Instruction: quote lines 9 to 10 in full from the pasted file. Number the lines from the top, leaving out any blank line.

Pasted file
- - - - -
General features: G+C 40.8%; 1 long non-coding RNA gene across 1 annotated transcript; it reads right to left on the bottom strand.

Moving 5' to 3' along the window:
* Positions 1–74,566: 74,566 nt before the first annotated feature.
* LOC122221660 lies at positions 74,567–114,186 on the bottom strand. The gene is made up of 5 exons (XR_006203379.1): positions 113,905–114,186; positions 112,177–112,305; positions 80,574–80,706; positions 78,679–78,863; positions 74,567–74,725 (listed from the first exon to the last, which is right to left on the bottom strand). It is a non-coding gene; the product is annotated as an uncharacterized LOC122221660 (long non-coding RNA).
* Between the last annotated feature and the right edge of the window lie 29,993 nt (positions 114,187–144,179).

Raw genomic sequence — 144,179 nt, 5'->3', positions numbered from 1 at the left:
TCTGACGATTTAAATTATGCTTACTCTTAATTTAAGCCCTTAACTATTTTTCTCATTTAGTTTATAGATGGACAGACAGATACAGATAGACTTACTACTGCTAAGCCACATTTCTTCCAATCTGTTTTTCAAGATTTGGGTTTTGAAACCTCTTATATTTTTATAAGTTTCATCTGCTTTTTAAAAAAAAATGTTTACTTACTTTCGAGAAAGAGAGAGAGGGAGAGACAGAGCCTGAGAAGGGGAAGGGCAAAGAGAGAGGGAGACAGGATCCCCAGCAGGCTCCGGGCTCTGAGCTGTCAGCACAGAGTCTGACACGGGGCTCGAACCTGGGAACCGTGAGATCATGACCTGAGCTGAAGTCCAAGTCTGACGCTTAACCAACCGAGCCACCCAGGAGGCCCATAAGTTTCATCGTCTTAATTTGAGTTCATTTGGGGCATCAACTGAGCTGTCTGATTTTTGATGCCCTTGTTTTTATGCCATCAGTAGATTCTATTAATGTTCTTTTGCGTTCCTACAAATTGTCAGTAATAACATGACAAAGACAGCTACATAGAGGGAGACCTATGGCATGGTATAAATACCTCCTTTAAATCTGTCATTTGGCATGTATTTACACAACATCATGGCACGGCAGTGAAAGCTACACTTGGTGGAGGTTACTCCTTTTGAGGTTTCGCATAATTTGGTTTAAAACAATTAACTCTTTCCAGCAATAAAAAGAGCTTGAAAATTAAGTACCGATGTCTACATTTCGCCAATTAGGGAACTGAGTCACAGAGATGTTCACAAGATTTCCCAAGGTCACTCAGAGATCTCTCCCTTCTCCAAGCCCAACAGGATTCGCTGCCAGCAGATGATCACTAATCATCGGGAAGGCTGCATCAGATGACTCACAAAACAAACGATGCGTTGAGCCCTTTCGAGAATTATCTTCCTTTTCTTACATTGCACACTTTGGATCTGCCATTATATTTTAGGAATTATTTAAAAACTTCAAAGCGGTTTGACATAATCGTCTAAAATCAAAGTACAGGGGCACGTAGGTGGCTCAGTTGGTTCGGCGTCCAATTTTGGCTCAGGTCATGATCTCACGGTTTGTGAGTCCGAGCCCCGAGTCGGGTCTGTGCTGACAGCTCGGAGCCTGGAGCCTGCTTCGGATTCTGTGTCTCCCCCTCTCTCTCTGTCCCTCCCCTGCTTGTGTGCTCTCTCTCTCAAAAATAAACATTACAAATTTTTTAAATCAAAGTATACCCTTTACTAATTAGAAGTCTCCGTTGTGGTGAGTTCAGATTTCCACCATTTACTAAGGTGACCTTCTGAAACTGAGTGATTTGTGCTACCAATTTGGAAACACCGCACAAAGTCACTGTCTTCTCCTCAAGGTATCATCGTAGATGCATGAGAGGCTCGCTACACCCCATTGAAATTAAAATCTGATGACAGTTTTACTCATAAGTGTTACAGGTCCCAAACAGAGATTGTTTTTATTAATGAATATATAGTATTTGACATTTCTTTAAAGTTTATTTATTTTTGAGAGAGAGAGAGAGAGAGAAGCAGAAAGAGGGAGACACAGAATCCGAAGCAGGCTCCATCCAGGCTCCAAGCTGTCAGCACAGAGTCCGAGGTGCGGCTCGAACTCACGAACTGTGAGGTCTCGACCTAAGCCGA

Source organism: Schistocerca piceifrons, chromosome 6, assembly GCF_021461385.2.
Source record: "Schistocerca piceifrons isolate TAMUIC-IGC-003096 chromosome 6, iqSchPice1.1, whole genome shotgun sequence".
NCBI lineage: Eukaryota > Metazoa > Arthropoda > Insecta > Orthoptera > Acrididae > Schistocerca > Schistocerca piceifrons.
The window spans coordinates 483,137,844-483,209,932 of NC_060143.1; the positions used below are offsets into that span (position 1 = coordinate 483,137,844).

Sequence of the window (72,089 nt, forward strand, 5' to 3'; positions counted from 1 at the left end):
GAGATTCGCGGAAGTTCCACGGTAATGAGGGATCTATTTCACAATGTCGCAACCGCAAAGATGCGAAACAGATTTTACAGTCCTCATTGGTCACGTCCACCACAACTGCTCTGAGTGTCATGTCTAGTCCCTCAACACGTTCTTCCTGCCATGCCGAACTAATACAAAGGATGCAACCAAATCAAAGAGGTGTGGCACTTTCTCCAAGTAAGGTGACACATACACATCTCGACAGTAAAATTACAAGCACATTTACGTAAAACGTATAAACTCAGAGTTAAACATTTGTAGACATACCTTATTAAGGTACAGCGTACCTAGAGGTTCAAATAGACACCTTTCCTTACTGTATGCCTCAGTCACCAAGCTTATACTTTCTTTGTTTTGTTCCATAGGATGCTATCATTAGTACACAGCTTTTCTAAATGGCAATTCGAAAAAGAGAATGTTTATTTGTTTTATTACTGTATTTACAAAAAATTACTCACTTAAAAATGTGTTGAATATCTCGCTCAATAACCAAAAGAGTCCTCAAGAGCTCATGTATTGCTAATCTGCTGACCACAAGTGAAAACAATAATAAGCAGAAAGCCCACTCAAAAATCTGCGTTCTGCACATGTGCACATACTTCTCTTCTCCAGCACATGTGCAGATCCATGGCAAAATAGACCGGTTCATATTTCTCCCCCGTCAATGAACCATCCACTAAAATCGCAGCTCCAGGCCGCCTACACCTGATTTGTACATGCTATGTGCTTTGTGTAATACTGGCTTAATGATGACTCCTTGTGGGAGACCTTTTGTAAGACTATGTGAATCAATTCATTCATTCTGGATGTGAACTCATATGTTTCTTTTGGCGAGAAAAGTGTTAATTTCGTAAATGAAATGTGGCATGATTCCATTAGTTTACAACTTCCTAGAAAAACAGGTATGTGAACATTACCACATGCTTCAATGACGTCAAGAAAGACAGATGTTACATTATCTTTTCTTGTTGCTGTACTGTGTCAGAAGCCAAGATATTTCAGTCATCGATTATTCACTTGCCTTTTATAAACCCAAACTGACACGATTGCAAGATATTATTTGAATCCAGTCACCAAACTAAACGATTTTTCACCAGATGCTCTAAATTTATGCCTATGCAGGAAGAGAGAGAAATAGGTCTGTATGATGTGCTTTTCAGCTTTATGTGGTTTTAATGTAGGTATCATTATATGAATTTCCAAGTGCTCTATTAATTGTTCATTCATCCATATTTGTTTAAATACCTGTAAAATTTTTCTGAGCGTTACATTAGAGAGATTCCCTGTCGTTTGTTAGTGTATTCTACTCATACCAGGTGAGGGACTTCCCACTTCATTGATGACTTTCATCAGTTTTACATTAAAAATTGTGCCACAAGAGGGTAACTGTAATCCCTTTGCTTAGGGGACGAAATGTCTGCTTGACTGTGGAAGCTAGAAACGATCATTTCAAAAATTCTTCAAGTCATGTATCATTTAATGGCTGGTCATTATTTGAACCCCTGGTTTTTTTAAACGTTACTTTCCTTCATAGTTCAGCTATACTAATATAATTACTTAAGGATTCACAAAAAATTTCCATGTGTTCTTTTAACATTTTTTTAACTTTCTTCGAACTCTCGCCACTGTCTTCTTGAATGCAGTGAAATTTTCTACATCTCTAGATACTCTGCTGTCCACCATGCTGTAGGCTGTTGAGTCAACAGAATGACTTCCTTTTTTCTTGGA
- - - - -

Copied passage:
Source record: "Schistocerca piceifrons isolate TAMUIC-IGC-003096 chromosome 6, iqSchPice1.1, whole genome shotgun sequence".
NCBI lineage: Eukaryota > Metazoa > Arthropoda > Insecta > Orthoptera > Acrididae > Schistocerca > Schistocerca piceifrons.